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Aaron Belz

Cassilly's City

Remembering the Gaudí of St. Louis.

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Before and after many of those readings, I walked past Bob Cassilly, hard at work on something new, though I usually couldn't tell what it was. He would greet me and my visiting poets and affirm his delight that a cultural event was being born there. The series moved to the Contemporary Art Museum for its second season and eventually became known as Observable Readings—as it still is today. Eventually my family and I left St. Louis so that I could take a teaching job in California. Now we're in North Carolina. For us, nothing remains of that former life.

A month ago I returned to the City Museum with my two daughters. There weren't enough hours in our visit to have all the different kinds of fun we were intended to have. Afterward, sweaty and sore, we walked down Washington and witnessed its new life. People, stores, cars—it was not the 1904 World's Fair, but it was something. I didn't know that we stood in time so close to the end of Bob Cassilly's life.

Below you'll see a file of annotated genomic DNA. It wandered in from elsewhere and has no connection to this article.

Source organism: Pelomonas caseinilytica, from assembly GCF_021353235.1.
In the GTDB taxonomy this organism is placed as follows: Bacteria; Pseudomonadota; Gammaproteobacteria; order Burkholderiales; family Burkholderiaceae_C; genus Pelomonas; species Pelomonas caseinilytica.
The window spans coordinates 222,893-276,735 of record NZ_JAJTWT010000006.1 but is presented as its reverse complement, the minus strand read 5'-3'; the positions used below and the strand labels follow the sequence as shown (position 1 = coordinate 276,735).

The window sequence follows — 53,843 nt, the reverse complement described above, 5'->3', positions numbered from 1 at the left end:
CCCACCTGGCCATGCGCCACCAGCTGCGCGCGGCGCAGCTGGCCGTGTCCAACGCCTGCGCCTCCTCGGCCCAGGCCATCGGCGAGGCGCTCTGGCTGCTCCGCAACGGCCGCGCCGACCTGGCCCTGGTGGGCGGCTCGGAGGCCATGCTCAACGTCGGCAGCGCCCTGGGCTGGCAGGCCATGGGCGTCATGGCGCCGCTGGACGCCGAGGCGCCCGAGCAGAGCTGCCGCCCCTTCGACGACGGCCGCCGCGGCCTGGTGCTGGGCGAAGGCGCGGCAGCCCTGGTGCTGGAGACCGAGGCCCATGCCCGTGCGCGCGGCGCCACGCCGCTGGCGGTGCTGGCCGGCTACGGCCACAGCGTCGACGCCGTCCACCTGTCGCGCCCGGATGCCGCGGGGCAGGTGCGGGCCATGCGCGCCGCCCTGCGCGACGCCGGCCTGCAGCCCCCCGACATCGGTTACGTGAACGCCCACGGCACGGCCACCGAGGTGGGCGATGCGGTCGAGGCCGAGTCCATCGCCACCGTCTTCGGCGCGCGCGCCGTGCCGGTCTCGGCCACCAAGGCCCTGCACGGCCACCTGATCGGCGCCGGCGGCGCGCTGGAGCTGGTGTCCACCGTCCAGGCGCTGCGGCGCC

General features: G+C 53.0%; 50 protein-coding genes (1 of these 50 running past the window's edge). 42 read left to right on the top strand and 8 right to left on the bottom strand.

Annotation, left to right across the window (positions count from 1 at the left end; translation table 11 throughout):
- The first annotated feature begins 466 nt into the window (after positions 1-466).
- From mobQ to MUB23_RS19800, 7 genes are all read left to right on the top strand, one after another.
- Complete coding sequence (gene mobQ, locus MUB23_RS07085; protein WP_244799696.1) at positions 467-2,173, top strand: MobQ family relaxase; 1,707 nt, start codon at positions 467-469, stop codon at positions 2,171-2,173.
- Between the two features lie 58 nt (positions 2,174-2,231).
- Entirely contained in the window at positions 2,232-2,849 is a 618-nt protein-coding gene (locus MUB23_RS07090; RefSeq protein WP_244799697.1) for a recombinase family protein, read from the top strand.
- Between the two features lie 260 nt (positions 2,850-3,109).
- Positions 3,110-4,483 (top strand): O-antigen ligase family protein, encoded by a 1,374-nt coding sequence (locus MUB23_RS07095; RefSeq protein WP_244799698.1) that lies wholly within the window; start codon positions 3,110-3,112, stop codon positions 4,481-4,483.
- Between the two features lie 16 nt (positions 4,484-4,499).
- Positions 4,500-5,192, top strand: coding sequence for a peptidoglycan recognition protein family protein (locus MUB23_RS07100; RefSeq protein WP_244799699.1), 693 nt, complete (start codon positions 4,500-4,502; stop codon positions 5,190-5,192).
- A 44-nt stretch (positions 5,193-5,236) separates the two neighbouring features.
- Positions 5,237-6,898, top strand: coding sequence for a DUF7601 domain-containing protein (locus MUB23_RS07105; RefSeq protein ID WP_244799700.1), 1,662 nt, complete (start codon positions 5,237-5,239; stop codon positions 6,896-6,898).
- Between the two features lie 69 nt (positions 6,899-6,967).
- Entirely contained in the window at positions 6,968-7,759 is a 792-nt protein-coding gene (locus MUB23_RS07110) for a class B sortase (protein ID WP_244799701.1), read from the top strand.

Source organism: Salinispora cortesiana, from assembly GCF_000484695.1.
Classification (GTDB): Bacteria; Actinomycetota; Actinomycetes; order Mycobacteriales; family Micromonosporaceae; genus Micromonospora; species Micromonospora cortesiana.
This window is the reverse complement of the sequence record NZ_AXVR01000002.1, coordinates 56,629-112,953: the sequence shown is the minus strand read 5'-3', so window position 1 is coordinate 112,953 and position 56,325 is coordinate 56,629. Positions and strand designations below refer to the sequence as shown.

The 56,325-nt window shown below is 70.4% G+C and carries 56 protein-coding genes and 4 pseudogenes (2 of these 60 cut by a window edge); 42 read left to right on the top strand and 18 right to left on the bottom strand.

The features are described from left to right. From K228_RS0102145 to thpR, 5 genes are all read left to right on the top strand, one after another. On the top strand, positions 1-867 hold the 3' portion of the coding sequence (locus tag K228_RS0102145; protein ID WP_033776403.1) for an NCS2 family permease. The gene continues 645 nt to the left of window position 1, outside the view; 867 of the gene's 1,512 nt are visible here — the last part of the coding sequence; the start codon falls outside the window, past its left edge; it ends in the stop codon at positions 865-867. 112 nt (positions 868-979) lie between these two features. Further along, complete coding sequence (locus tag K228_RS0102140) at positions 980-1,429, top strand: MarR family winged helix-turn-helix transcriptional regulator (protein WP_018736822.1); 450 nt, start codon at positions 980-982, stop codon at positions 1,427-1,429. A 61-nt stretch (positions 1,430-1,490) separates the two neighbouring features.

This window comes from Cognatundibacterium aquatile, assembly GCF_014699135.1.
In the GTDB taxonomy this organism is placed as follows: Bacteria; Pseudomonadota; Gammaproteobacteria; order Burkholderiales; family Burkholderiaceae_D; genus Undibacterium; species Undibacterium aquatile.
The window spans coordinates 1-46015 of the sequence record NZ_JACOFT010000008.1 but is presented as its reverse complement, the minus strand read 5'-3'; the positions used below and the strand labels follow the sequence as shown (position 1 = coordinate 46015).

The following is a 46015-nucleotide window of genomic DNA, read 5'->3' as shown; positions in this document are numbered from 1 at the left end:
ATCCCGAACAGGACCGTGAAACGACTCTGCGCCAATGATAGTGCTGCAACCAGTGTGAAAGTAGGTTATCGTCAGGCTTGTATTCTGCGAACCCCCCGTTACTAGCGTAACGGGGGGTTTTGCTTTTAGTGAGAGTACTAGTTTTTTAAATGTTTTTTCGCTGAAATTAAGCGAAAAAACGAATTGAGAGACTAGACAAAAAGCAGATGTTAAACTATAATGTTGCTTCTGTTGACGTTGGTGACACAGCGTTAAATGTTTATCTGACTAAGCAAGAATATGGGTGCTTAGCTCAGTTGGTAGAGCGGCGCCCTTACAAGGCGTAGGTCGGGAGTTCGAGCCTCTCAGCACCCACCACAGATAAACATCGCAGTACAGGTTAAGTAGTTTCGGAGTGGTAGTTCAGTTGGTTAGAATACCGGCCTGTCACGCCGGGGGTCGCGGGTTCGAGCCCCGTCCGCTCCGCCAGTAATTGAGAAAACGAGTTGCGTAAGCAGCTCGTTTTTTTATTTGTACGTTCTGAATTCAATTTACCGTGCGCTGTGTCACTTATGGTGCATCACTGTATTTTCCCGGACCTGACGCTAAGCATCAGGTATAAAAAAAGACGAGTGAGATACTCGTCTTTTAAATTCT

St. Louis is something, something more than the Cardinals and Anheuser-Busch. It took an artist to define it and turn it into a walkable work of art. I hope his vision continues.

Aaron Belz is a writer in Hillsborough, North Carolina. He is the author of two books of poetry, The Bird Hoverer (BlazeVOX, 2007) and Lovely, Raspberry (Persea, 2010).

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